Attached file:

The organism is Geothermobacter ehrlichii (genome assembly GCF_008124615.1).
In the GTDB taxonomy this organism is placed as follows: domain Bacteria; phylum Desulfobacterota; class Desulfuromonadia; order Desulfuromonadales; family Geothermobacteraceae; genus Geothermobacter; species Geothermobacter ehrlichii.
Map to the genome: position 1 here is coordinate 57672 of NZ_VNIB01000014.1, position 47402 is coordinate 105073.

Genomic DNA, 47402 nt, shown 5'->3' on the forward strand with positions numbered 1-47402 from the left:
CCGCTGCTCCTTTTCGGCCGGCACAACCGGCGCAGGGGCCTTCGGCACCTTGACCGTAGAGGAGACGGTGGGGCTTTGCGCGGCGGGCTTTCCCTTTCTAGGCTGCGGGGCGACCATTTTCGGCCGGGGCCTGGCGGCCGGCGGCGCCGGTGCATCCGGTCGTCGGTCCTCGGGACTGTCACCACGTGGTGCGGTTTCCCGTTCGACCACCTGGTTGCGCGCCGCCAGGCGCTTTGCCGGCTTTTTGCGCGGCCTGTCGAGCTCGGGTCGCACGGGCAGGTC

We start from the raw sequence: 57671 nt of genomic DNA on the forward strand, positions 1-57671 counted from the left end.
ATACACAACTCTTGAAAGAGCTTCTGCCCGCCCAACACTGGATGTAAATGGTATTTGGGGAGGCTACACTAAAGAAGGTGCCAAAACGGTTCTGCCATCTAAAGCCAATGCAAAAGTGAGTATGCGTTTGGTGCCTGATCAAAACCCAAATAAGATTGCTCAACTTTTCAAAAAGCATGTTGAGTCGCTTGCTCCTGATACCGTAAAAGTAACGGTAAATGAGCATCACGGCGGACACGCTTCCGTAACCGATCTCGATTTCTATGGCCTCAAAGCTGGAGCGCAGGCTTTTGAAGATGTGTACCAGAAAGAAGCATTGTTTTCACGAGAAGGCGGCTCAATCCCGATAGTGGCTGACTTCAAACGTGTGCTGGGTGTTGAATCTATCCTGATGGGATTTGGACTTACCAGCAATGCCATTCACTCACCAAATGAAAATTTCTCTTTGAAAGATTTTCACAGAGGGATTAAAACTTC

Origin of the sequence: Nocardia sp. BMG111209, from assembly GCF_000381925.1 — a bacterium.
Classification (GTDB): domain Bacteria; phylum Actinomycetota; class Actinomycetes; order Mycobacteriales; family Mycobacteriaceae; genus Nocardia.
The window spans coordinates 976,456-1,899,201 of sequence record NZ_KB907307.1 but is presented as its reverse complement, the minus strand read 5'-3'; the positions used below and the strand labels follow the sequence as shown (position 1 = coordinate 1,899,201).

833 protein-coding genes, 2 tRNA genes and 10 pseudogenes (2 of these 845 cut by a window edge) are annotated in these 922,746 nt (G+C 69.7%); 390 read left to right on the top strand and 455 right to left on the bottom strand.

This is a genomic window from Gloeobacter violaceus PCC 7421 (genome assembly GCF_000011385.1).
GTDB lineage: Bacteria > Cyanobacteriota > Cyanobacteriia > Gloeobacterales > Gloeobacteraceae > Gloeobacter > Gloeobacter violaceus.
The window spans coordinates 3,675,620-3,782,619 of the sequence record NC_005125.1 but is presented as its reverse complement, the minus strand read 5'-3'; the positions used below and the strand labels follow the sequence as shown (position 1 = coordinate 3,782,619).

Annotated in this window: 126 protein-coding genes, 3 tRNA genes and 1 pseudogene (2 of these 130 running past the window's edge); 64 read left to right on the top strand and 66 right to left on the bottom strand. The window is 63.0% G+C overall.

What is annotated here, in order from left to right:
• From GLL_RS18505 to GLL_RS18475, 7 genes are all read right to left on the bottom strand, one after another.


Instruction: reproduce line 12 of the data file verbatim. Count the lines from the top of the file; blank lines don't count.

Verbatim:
This is a genomic window from Gloeobacter violaceus PCC 7421 (genome assembly GCF_000011385.1).